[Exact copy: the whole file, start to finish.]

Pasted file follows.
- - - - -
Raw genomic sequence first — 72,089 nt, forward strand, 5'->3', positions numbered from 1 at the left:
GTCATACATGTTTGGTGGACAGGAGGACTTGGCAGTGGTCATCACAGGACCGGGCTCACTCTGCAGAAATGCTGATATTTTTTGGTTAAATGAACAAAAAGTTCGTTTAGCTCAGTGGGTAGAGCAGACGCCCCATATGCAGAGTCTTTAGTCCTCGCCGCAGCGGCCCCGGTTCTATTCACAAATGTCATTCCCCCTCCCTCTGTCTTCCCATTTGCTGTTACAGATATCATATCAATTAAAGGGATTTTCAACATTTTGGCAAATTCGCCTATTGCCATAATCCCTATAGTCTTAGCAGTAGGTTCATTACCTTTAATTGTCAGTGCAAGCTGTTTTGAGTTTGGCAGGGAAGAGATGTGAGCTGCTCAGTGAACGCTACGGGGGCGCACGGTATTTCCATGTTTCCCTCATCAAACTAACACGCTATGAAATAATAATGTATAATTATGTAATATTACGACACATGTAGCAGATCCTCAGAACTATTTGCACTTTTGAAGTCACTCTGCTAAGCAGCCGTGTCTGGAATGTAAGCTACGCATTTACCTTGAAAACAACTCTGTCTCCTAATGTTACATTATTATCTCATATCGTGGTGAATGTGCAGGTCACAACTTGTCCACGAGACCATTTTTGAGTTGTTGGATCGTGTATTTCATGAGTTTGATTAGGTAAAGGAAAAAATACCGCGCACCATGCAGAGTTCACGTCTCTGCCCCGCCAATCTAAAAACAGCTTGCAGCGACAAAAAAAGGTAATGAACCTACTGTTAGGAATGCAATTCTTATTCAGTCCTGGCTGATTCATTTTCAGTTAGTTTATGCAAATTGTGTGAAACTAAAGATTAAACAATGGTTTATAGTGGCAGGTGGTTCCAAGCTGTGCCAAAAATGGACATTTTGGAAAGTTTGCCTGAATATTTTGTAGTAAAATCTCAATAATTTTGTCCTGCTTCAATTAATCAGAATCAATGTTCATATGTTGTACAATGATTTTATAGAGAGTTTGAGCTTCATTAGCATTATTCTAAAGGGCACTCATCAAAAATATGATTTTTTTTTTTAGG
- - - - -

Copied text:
Raw genomic sequence first — 72,089 nt, forward strand, 5'->3', positions numbered from 1 at the left:
GTCATACATGTTTGGTGGACAGGAGGACTTGGCAGTGGTCATCACAGGACCGGGCTCACTCTGCAGAAATGCTGATATTTTTTGGTTAAATGAACAAAAAGTTCGTTTAGCTCAGTGGGTAGAGCAGACGCCCCATATGCAGAGTCTTTAGTCCTCGCCGCAGCGGCCCCGGTTCTATTCACAAATGTCATTCCCCCTCCCTCTGTCTTCCCATTTGCTGTTACAGATATCATATCAATTAAAGGGATTTTCAACATTTTGGCAAATTCGCCTATTGCCATAATCCCTATAGTCTTAGCAGTAGGTTCATTACCTTTAATTGTCAGTGCAAGCTGTTTTGAGTTTGGCAGGGAAGAGATGTGAGCTGCTCAGTGAACGCTACGGGGGCGCACGGTATTTCCATGTTTCCCTCATCAAACTAACACGCTATGAAATAATAATGTATAATTATGTAATATTACGACACATGTAGCAGATCCTCAGAACTATTTGCACTTTTGAAGTCACTCTGCTAAGCAGCCGTGTCTGGAATGTAAGCTACGCATTTACCTTGAAAACAACTCTGTCTCCTAATGTTACATTATTATCTCATATCGTGGTGAATGTGCAGGTCACAACTTGTCCACGAGACCATTTTTGAGTTGTTGGATCGTGTATTTCATGAGTTTGATTAGGTAAAGGAAAAAATACCGCGCACCATGCAGAGTTCACGTCTCTGCCCCGCCAATCTAAAAACAGCTTGCAGCGACAAAAAAAGGTAATGAACCTACTGTTAGGAATGCAATTCTTATTCAGTCCTGGCTGATTCATTTTCAGTTAGTTTATGCAAATTGTGTGAAACTAAAGATTAAACAATGGTTTATAGTGGCAGGTGGTTCCAAGCTGTGCCAAAAATGGACATTTTGGAAAGTTTGCCTGAATATTTTGTAGTAAAATCTCAATAATTTTGTCCTGCTTCAATTAATCAGAATCAATGTTCATATGTTGTACAATGATTTTATAGAGAGTTTGAGCTTCATTAGCATTATTCTAAAGGGCACTCATCAAAAATATGATTTTTTTTTTTAGG